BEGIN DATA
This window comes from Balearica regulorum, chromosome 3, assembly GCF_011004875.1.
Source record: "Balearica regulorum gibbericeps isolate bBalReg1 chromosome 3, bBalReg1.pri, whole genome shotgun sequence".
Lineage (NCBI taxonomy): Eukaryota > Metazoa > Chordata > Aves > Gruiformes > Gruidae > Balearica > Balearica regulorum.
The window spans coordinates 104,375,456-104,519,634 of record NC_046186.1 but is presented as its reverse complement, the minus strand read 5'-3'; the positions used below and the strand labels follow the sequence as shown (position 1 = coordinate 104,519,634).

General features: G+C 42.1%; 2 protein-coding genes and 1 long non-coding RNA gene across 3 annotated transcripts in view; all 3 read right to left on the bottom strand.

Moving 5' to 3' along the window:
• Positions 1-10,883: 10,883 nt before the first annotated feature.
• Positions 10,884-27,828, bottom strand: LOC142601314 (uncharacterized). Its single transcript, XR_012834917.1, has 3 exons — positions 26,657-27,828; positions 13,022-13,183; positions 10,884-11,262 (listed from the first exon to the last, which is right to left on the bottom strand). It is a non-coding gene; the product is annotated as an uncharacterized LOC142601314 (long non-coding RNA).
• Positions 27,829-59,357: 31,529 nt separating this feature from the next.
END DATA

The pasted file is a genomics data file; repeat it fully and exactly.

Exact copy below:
This window comes from Balearica regulorum, chromosome 3, assembly GCF_011004875.1.
Source record: "Balearica regulorum gibbericeps isolate bBalReg1 chromosome 3, bBalReg1.pri, whole genome shotgun sequence".
Lineage (NCBI taxonomy): Eukaryota > Metazoa > Chordata > Aves > Gruiformes > Gruidae > Balearica > Balearica regulorum.
The window spans coordinates 104,375,456-104,519,634 of record NC_046186.1 but is presented as its reverse complement, the minus strand read 5'-3'; the positions used below and the strand labels follow the sequence as shown (position 1 = coordinate 104,519,634).

General features: G+C 42.1%; 2 protein-coding genes and 1 long non-coding RNA gene across 3 annotated transcripts in view; all 3 read right to left on the bottom strand.

Moving 5' to 3' along the window:
• Positions 1-10,883: 10,883 nt before the first annotated feature.
• Positions 10,884-27,828, bottom strand: LOC142601314 (uncharacterized). Its single transcript, XR_012834917.1, has 3 exons — positions 26,657-27,828; positions 13,022-13,183; positions 10,884-11,262 (listed from the first exon to the last, which is right to left on the bottom strand). It is a non-coding gene; the product is annotated as an uncharacterized LOC142601314 (long non-coding RNA).
• Positions 27,829-59,357: 31,529 nt separating this feature from the next.